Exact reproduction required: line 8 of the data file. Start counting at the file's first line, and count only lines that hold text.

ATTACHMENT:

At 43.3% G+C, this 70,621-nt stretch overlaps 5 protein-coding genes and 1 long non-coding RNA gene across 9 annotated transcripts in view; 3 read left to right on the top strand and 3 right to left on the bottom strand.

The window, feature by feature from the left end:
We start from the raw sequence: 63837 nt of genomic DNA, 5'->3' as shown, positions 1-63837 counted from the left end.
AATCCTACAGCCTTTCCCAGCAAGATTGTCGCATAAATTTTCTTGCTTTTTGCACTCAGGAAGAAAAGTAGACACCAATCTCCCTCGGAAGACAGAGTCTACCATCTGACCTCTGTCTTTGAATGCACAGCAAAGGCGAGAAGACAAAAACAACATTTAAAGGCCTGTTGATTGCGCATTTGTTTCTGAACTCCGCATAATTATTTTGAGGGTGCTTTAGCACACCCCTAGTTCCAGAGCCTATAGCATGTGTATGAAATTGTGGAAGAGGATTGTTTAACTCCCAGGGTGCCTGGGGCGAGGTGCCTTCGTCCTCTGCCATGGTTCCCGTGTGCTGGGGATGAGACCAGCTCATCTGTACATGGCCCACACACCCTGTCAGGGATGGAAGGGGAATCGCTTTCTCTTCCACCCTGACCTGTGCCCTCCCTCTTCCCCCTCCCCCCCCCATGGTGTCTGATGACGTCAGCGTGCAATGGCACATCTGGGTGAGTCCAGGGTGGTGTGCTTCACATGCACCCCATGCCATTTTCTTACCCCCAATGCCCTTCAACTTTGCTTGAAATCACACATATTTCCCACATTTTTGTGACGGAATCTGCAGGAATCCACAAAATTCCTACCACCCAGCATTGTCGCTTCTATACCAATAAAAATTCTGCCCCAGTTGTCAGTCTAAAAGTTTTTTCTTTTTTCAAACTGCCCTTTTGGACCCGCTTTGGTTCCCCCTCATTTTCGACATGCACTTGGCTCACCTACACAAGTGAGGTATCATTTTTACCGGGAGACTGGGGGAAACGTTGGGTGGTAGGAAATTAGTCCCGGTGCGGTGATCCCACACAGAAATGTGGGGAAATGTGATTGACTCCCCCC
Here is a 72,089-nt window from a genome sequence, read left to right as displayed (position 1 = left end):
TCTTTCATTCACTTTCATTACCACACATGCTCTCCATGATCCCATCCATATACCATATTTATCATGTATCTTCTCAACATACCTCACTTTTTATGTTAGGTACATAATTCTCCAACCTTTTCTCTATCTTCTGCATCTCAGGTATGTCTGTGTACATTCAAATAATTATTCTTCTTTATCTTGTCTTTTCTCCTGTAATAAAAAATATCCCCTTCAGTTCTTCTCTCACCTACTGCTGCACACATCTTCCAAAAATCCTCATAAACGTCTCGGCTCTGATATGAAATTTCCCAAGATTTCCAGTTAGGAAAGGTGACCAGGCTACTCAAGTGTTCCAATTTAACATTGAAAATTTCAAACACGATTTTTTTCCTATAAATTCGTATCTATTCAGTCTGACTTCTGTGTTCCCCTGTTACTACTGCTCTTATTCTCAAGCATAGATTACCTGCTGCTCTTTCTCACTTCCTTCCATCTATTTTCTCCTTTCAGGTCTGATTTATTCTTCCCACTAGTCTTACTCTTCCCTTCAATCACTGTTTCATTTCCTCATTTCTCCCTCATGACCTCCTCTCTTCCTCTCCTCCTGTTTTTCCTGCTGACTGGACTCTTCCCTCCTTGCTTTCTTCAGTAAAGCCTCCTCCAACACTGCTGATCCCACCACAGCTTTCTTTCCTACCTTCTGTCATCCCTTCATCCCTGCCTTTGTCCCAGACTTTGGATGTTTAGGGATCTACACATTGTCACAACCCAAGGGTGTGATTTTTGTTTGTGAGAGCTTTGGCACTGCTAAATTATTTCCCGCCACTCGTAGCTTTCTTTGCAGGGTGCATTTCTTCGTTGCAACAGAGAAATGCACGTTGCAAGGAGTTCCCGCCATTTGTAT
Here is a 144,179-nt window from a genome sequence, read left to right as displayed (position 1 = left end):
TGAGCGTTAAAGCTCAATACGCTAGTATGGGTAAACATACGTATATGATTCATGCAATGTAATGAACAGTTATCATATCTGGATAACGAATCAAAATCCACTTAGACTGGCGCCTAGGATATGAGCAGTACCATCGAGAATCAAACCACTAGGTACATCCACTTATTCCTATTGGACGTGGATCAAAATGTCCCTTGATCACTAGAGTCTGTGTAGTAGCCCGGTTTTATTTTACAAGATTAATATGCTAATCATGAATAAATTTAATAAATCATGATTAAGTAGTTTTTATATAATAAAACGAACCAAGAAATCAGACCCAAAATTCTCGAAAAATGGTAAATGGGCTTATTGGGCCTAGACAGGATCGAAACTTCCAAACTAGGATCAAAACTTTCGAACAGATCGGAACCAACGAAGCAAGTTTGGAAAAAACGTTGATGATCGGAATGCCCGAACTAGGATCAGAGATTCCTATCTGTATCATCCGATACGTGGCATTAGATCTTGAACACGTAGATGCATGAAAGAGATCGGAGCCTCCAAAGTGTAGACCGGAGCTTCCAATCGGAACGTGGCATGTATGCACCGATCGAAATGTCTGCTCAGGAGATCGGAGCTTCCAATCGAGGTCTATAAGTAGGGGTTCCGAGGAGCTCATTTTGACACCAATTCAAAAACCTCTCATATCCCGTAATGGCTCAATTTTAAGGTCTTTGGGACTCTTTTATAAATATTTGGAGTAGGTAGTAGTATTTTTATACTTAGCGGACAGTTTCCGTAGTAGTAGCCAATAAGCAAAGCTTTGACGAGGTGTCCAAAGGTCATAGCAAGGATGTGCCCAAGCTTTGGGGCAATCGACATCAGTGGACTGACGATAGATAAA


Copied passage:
TGAGCGTTAAAGCTCAATACGCTAGTATGGGTAAACATACGTATATGATTCATGCAATGTAATGAACAGTTATCATATCTGGATAACGAATCAAAATCCACTTAGACTGGCGCCTAGGATATGAGCAGTACCATCGAGAATCAAACCACTAGGTACATCCACTTATTCCTATTGGACGTGGATCAAAATGTCCCTTGATCACTAGAGTCTGTGTAGTAGCCCGGTTTTATTTTACAAGATTAATATGCTAATCATGAATAAATTTAATAAATCATGATTAAGTAGTTTTTATATAATAAAACGAACCAAGAAATCAGACCCAAAATTCTCGAAAAATGGTAAATGGGCTTATTGGGCCTAGACAGGATCGAAACTTCCAAACTAGGATCAAAACTTTCGAACAGATCGGAACCAACGAAGCAAGTTTGGAAAAAACGTTGATGATCGGAATGCCCGAACTAGGATCAGAGATTCCTATCTGTATCATCCGATACGTGGCATTAGATCTTGAACACGTAGATGCATGAAAGAGATCGGAGCCTCCAAAGTGTAGACCGGAGCTTCCAATCGGAACGTGGCATGTATGCACCGATCGAAATGTCTGCTCAGGAGATCGGAGCTTCCAATCGAGGTCTATAAGTAGGGGTTCCGAGGAGCTCATTTTGACACCAATTCAAAAACCTCTCATATCCCGTAATGGCTCAATTTTAAGGTCTTTGGGACTCTTTTATAAATATTTGGAGTAGGTAGTAGTATTTTTATACTTAGCGGACAGTTTCCGTAGTAGTAGCCAATAAGCAAAGCTTTGACGAGGTGTCCAAAGGTCATAGCAAGGATGTGCCCAAGCTTTGGGGCAATCGACATCAGTGGACTGACGATAGATAAA